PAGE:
3) Your firm must ensure that each container is marked with an identifying code specifying the establishment where the product was packed, the product contained therein, and the year, date, and period during which it was packed, as required by 21 CFR 114.80(b).
This is a repeat observation from the June 2010 inspection. You failed to provide any evidence that you have implemented your promised corrective action of coding acidified food container in a manner that compiles with this regulation.
4) You must ensure that your processing and packaging systems are under the supervision of a person who has attended and satisfactorily completed a school approved by the Commissioner as required by 21 CFR 114.10.
You are the only person at the firm that has appropriate training and do not regularly supervise the processing and packing of acidified foods manufactured by your firm. You were also cited for this observation during the February/ March 2006 inspection.
5) You must maintain records of examination of raw materials, packaging materials, finished products, and supplier’s guarantees or certificates to verify compliance with FDA regulations and guidelines or action levels as required by 21 CFR 114.100(a). Our investigator noted you do not maintain any of the aforementioned records.
This is a repeat observation from the June 2010 inspection. The November 13, 2012 response fails to provide evidence that you are now maintaining appropriate records.
6) You must develop, or have developed for you, a written hazard analysis to determine whether there are food hazards that are reasonably likely to occur for each type of juice that you process, and you must have and implement a written HACCP plan whenever that hazard analysis reveals one or more food safety hazards that are reasonably likely to occur, to comply with 21 CFR Parts 120.7(a) and 120.8(a). However, your firm does not have written hazard analyses or written HACCP plans for your shelf-stable 100% lemon juice and lime juice, which you manufacture, to control the hazards of pathogens, chemicals, heavy metals, pesticides, and/or metal.
Furthermore, you must include in your hazard analysis and HACCP plan control measures that will consistently produce, at a minimum, a 5 log reduction of the pertinent microorganism for at least as long as the shelf life of the product when stored under normal and moderate abuse conditions, to comply with 21 CFR Part 120.24(a). The "pertinent microorganism" is defined as "the most resistant microorganism of public health significance that is likely to occur in the juice," 21 CFR 120.24(a).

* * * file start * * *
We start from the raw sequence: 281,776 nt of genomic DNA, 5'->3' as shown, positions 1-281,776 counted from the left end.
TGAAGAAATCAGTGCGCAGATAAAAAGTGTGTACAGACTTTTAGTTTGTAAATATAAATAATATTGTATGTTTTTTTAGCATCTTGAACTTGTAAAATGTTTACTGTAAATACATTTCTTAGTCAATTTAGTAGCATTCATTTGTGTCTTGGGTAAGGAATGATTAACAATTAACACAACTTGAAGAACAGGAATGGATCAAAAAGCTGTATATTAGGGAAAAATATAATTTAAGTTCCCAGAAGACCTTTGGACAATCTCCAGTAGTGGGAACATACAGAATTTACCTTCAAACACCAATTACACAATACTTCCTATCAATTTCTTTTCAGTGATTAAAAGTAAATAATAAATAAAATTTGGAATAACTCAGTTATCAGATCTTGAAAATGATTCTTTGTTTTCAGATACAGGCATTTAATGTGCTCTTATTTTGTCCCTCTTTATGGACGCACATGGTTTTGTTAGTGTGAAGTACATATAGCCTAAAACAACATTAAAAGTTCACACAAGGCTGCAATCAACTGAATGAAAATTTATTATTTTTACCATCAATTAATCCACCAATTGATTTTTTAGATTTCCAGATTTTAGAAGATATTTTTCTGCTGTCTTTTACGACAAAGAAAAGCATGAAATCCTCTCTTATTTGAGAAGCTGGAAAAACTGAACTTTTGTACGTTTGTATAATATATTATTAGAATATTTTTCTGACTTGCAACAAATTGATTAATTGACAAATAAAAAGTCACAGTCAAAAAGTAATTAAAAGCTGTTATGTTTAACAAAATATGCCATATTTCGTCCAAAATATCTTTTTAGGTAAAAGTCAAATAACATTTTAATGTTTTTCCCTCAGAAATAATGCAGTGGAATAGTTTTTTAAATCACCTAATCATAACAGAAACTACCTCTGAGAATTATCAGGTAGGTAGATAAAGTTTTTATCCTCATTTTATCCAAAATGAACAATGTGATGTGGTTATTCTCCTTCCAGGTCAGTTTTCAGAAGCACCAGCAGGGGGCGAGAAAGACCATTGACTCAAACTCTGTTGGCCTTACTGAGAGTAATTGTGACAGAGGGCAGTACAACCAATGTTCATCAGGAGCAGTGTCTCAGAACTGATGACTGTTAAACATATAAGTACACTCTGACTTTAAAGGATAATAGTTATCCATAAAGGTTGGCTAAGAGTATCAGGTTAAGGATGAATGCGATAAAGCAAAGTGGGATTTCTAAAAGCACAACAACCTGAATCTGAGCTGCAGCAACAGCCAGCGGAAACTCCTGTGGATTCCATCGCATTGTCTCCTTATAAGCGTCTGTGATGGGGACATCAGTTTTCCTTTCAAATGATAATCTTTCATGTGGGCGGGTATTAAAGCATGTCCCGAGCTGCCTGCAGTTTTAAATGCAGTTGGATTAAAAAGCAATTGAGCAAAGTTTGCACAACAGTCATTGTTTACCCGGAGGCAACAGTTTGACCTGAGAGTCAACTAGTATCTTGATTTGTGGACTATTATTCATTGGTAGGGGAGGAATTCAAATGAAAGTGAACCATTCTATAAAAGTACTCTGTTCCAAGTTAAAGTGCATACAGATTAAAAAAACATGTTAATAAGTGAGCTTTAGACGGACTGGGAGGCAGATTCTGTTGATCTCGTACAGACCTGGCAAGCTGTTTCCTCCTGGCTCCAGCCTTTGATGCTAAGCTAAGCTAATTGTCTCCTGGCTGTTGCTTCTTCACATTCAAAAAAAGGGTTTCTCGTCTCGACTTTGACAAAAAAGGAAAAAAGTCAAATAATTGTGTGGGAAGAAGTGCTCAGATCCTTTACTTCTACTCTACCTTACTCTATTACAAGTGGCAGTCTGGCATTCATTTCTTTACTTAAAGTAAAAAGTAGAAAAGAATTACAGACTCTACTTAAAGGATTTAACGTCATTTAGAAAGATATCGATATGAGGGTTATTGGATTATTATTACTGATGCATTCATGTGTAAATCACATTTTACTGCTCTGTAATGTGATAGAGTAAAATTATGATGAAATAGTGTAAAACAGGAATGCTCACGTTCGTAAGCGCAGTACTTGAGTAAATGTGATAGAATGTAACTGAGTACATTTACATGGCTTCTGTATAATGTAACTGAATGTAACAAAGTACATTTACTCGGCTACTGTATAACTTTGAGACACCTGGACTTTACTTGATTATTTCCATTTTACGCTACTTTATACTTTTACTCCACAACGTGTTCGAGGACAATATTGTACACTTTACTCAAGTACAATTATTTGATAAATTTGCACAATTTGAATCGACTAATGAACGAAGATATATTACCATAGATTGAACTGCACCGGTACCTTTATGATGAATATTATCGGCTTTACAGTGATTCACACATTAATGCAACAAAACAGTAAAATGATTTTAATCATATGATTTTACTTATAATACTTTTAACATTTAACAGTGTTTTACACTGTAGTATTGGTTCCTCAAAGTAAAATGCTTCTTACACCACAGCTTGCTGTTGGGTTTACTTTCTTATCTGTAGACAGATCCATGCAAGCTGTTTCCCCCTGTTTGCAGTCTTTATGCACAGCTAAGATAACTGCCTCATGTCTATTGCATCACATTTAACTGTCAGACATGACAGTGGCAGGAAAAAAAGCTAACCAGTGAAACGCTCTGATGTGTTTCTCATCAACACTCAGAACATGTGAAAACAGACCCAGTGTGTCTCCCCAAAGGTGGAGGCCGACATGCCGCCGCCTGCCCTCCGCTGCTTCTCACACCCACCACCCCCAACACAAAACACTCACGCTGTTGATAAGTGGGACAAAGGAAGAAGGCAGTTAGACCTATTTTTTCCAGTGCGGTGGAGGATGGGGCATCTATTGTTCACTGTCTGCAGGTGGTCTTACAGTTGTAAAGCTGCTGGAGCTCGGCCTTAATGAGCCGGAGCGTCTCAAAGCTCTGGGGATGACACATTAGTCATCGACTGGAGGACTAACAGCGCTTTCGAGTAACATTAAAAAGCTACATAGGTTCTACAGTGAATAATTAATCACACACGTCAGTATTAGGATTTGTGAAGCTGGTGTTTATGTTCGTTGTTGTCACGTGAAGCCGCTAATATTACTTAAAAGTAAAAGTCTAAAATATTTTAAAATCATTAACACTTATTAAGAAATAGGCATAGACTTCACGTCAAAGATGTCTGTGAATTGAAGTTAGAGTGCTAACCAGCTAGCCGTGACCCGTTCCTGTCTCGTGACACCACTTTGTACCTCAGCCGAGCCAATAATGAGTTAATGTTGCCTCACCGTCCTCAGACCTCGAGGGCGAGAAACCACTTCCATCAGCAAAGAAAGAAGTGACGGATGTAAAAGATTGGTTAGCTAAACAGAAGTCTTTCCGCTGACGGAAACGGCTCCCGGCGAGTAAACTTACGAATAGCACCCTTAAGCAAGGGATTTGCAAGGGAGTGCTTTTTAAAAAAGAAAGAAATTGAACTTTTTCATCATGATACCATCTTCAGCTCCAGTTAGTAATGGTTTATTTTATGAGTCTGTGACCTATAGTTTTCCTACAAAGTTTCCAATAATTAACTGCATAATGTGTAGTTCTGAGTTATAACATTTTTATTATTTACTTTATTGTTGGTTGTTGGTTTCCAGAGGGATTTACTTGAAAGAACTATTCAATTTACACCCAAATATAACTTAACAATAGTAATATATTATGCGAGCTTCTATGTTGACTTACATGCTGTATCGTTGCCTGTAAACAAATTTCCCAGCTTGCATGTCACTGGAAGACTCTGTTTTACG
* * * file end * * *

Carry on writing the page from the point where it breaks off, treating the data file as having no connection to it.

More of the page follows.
Your November 13, 2012 response failed to include any hazard analysis or HACCP plan.
7) You must have and implement written procedures that describe the product specifications and affirmative steps for any juice you import into the United States to ensure that the juice has been processed in accordance with 21 CFR part 120 to comply with 21 CFR 120.14. However, you did not have such written procedures, nor did you have product specifications or affirmative steps for the lemon juice concentrate from (b)(4) and lime juice concentrate from (b)(4) you import into the United States.
Furthermore, the documentation provided in your November 13, 2012 response did not include such written procedures, nor did it include product specifications or affirmative steps sufficient to show conformance of the juices to 21 CFR Part 120.
8) You must monitor conditions and practices during processing with sufficient frequency to ensure conformance with current good manufacturing practice regulations, to comply with 21 CFR 120.6(b). However, your firm did not monitor safety of the water, prevention of cross contamination from insanitary objects, maintenance of hand-washing and toilet facilities, and exclusion of pests with sufficient frequency. Specifically:
a) On October 12, 2012, at your 7 Gear Avenue, Lindenhurst, New York facility, an employee was observed filling brine barrels with a garden hose (not food grade) connected directly to the potable water supply with no backflow protection device or air gap installed.
This is a repeat observation from the June 2010 inspection. Your November 13, 2012 response indicates new food grade hoses were purchased and being used. This will be confirmed on our next inspection. However, your response does not address the use of any backflow prevention or any air gap devices;